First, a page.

Pollentia, so much to discover. | R. PHERRER


On this day one thousand, six hundred and nineteen years ago it was Easter Sunday.

By 402, Christianity had become the state religion of the Roman Empire, but rather than some quiet reflection on the Passion of Christ, peace for the citizens of Pollentia was disturbed by the noise of battle, and it was the Romans who were to blame.

On April 6, 402, the Battle of Pollentia took place.

This event would clearly be of great relevance to Mallorca’s history.

Would be, if it had been in Mallorca. The Pollentia in question wasn’t Mallorca’s; it was Italy’s.

Flavius Stilicho, an all-powerful Roman general, set his troops against those of Alaric I, the first king of the Visigoths.

The Visigoths had in fact been peacefully observing Easter; their Arian version thereof.

Stilicho, not renowned for his religious correctness, knew an opportunity when it presented itself.

Alaric’s wife and children were captured. The Romans claimed a great victory.

If Pollentia (Alcudia) had been the site for this battle, we would of course all know about it, and the sixth of April would each year be the cause for some commemoration or other.

This would be because, as history goes in Mallorca, there is hardly anything, prior to the conquest of Jaume I in 1229, to which specific dates can be attached.

In fact, there are hardly any years which stand out other than 123BC (the Roman occupation), 425? (the Vandals occupy), 534 (the Byzantines take over); and 902 (the Muslims move in, although to be strictly accurate this was 903).

It’s not as if there isn’t some documentary evidence - the Romans and Muslims certainly provided it - it’s just that very little of any great note appeared to happen for several centuries.

And a reason why has precisely to do with the Battle of Pollentia: the Visigoths were never a factor in Mallorca or the Balearics.

The Vandals’ arrival in Mallorca is usually stated as having been 425, but there is sufficient evidence to suggest that their occupation was more complete at the time of the sacking of Rome in 455.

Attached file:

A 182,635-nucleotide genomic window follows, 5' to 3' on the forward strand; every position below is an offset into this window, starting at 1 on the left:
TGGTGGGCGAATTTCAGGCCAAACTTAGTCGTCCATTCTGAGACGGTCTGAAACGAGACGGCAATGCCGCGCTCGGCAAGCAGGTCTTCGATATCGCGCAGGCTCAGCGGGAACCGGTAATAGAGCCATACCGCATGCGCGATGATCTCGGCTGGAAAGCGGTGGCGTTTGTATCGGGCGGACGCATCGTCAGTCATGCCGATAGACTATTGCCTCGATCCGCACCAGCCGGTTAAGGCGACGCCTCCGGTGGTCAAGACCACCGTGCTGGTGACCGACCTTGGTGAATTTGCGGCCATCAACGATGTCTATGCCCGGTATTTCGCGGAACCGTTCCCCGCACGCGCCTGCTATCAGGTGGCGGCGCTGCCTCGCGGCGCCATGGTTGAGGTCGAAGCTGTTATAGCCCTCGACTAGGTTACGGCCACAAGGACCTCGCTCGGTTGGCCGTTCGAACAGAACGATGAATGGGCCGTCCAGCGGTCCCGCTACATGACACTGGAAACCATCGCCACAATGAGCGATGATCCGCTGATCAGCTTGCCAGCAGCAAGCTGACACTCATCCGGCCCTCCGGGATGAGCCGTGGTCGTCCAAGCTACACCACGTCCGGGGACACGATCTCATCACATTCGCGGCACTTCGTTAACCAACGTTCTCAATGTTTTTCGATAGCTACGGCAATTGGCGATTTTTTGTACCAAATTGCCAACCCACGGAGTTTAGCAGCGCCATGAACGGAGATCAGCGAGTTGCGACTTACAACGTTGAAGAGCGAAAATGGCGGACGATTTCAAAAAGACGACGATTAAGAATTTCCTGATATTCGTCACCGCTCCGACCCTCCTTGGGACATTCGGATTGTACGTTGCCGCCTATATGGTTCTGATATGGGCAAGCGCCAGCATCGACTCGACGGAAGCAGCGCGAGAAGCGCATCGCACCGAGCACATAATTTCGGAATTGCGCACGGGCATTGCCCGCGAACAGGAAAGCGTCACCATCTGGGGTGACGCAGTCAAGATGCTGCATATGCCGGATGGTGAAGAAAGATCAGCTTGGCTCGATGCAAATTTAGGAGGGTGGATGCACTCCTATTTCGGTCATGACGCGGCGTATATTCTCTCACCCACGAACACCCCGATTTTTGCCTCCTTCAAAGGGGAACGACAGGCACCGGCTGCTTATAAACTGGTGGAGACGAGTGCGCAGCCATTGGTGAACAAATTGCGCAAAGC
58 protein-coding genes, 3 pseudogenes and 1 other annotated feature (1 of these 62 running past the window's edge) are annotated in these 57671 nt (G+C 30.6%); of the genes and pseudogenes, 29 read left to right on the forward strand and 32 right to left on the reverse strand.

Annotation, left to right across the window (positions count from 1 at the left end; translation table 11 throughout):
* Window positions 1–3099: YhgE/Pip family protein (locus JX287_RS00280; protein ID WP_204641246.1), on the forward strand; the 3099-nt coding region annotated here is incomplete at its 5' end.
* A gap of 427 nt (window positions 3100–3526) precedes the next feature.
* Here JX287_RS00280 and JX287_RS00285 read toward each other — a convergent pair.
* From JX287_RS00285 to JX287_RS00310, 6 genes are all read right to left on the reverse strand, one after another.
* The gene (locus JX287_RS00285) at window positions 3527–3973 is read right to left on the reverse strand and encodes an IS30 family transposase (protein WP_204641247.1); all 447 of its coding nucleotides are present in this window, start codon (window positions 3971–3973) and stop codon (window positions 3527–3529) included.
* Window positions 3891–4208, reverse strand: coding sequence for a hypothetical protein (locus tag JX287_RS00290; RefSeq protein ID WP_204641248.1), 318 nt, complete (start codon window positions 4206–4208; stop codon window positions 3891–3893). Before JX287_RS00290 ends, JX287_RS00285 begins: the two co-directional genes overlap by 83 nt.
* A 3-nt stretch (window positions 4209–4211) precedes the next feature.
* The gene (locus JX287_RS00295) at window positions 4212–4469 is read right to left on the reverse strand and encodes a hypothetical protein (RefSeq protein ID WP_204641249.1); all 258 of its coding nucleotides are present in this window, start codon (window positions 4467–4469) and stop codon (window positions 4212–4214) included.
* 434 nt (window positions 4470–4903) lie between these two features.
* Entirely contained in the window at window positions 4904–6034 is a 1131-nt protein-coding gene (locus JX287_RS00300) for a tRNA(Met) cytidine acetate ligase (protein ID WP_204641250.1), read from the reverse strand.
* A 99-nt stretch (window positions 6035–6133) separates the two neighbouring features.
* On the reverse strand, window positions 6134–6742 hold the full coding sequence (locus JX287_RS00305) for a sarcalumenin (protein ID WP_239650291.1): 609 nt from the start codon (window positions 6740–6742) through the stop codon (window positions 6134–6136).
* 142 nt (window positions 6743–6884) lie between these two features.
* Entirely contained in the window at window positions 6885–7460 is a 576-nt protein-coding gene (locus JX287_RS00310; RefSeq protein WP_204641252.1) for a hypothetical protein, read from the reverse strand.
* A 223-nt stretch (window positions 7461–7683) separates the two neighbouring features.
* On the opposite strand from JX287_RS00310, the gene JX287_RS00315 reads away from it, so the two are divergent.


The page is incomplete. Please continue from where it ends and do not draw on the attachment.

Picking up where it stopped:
The Balearics were a useful stopping-off point for the Vandal kingdom that had been established in north Africa.

Otherwise, the islands were an outpost, just as they were to be when the Byzantines established the province of Spania in the sixth century.

The Byzantine influence on mainland Spain was confined to what corresponds to Murcia and part of southern Andalusia.

The Visigoths had established control of great parts of the Iberian Peninsula by the time that the Vandals arrived in Mallorca.

When the Byzantines came along, this hegemony was all but total. And yet for all this, the Visigoths left Mallorca and the Balearics alone.

The Visigothic kingdom was a powerful one. In the western Mediterranean, until the Muslim incursions started in the early eighth century, it was dominant.

Mallorca was comparatively close, and trying to explain why the Visigoths never moved in has led historians to enter into great debates of supposed truths followed by rebuttals.

One claim has been made for the Byzantine influence to have ended around a hundred years after it started, and so circa 650. Sovereignty of Mallorca and the Balearics, it has been argued, transferred to the Visigoths.

This is refuted by, for example, Byzantine archaeological finds that date to the eighth century; these include glass at Pollentia (Alcudia).

Byzantine coins have been found from the first half of that century.

At the same time, there is no real archaeological evidence to back up the presence of the Visigoths.

These arguments aside, it is undeniable that there is a great void in real knowledge of Mallorca’s history, and the absence of the Visigoths do go part of the way to explaining it.

Because Mallorca wasn’t part of the Visigothic Hispania, chronicles neglected the island.

As both Byzantine and Visigoth power and influence waned from the eighth century onwards, into this void has come legend and debatable history, not least where the Vikings are concerned.

In 859, there was apparently a major Viking raid. It is quite possible that there was, and that there were also subsequent Viking actions after the Muslims occupied Mallorca.

But these just add to what are the uncertainties of the centuries between the arrivals of the Vandals and the Byzantines and the Muslims.

There is, however, and despite the claim to the contrary, one certainty - and that is that Mallorca was never Visigothic.

And in this regard, Mallorca and the Balearics are distinctive. For those with a particular political argument to make, the islands were not Hispanic.